- China offered a rare peek into its financial system on Friday, releasing an update on its gold reserves for the first time in six years.
At the end of June, China’s gold holdings totaled 53.32 million troy ounces, up 57% from the end of April 2009, the last time the People’s Bank of China reported reserves.
China’s hoard puts it in the top five for government holdings of the precious metal. The U.S. has 261.5 million ounces of gold, followed by Germany, Italy and France, based on data from the International Monetary Fund. China now eclipses Russia and Switzerland in terms of reserves.
Gold futures prices fell to a five-year low Friday, as stronger economic data boosted investors’ expectations that the U.S. Federal Reserve will raise interest rates in 2015. The precious metal doesn’t pay interest or dividends and would struggle to compete with yield-bearing assets when rates climb. The most actively traded contract, for August delivery, fell $12, or 1%, to $1,131.90 a troy ounce on the Comex division of the New York Mercantile Exchange, the lowest close since April 1, 2010.
The increase in China’s gold holdings highlights the precious metal’s role in the global financial system as a bank reserve asset. Central banks, as a group, have continued to buy gold over the past three years even as prices plunged more than a third from their record, set in 2011.
Still, China’s reserves were lower than many market participants had expected, given the country is the world’s largest producer of gold and has vied with India as the world’s largest consumer of the precious metal.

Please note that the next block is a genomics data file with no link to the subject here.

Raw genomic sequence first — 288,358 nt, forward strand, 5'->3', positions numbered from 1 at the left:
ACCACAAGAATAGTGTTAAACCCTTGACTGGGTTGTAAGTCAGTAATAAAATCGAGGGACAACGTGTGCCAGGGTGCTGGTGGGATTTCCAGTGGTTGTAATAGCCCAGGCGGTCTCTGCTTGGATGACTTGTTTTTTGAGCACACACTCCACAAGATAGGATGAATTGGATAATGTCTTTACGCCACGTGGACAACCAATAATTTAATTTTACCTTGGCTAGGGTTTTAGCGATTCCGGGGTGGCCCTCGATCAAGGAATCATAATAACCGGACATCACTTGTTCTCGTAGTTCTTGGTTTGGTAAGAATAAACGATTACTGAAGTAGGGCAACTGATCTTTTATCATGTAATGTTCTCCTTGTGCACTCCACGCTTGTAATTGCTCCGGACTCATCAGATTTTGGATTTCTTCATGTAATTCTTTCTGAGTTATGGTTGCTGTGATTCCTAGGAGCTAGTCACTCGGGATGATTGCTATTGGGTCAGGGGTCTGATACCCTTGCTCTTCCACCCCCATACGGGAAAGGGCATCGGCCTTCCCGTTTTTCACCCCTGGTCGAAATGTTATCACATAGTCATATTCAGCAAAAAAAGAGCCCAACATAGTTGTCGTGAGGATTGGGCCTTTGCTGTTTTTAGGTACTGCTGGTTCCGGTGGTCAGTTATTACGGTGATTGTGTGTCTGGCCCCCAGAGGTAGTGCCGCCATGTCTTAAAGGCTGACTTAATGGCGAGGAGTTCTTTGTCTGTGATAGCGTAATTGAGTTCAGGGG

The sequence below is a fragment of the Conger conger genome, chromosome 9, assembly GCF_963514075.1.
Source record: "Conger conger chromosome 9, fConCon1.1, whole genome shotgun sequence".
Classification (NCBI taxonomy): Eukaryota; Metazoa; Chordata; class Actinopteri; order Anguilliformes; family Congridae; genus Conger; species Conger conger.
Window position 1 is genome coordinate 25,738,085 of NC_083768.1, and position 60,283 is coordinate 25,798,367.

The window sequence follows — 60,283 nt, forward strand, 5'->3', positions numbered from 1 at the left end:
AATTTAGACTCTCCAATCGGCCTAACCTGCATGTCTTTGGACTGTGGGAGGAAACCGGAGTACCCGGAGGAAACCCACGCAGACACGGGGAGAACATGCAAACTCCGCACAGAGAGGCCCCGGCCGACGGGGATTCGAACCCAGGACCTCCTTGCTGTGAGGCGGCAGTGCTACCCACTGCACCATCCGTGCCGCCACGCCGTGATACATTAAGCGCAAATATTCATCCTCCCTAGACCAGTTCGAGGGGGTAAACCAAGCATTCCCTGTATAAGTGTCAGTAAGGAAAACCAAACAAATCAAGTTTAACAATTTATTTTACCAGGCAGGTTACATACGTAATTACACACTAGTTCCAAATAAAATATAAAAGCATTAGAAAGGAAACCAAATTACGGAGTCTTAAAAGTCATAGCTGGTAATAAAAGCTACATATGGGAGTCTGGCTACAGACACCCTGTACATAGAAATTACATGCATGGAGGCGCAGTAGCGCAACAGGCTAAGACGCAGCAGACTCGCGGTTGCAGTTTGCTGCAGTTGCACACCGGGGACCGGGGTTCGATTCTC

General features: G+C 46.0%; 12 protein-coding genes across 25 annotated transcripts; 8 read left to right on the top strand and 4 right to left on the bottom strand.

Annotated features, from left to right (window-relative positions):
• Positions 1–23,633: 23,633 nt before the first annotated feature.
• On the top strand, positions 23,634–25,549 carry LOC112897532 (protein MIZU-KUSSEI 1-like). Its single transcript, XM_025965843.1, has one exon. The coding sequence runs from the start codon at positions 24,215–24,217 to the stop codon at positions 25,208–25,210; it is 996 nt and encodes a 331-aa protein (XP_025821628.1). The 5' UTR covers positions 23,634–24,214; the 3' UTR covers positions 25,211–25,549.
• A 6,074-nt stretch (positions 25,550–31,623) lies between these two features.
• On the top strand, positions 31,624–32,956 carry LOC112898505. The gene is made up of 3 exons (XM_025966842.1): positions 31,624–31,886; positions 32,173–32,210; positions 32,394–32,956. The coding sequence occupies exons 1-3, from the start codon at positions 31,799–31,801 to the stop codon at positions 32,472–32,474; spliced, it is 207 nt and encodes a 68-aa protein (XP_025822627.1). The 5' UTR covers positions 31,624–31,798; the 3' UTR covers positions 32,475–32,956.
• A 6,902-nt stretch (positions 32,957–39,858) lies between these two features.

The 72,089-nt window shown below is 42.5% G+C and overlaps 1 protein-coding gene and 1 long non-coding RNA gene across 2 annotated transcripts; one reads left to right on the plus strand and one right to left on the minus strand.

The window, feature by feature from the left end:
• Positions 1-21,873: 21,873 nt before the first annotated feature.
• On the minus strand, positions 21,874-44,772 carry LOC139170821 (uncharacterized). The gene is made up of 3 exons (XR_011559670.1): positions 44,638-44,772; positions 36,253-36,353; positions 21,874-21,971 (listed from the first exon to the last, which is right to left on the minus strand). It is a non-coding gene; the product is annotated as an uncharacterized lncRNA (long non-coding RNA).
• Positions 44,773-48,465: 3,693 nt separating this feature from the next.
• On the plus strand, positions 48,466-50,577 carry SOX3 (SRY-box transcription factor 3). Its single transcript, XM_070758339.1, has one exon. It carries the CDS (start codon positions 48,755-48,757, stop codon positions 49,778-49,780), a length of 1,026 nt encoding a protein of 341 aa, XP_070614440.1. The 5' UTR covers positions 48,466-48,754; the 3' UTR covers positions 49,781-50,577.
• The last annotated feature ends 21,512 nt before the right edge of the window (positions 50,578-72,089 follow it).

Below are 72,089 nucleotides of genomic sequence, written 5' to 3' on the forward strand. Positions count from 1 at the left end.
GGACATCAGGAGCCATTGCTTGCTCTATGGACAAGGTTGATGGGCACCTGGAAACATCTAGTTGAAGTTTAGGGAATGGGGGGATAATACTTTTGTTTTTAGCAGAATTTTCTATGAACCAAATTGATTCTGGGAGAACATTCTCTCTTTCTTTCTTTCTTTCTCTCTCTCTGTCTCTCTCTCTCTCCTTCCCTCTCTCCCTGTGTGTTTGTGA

“The figure published by the PBOC is roughly half the market consensus on what we had thought they had accumulated,” said Ross Norman, chief executive of London-based bullion broker Sharps Pixley. “The interesting thing about the announcement is the timing. China has clear ambitions to create a global reserve currency to challenge the hegemony of the U.S. dollar and to fill the void created by the declining holdings by central banks of the euro.”
China is seeking IMF recognition of the yuan as an official reserve currency on par with the U.S. dollar, the Japanese yen, the euro and the British pound. An IMF decision is expected later this year. Winning that status could elevate China’s role in global finance, although the yuan, whose value is tightly controlled by the government, is unlikely to pose a serious challenge to the dollar anytime soon.
“They want to have a much bigger presence at the international level and they want their currency to be considered a reserve currency,” said Simona Gambarini, a commodities economist at Capital Economics in London. “In order to do that you need to back it up with a certain amount of gold.”
The PBOC said in a statement that it takes a long-term and strategic perspective according to its needs regarding international reserves allocation.
China’s release of its gold reserves also could be a move to calm investors, analysts said. In recent weeks, a drop in China’s stock market rattled both domestic and international investors and sparked fears of a broader economic slowdown.
“This announcement may be to show China is well-stocked in resources and has sizable reserves to support the market if need be,” Mr. Norman of Sharps Pixley said.
Including Friday’s announcement, the central bank has reported changes to its gold reserve levels only four times over the last 15 years, analysts at UBS said in a note.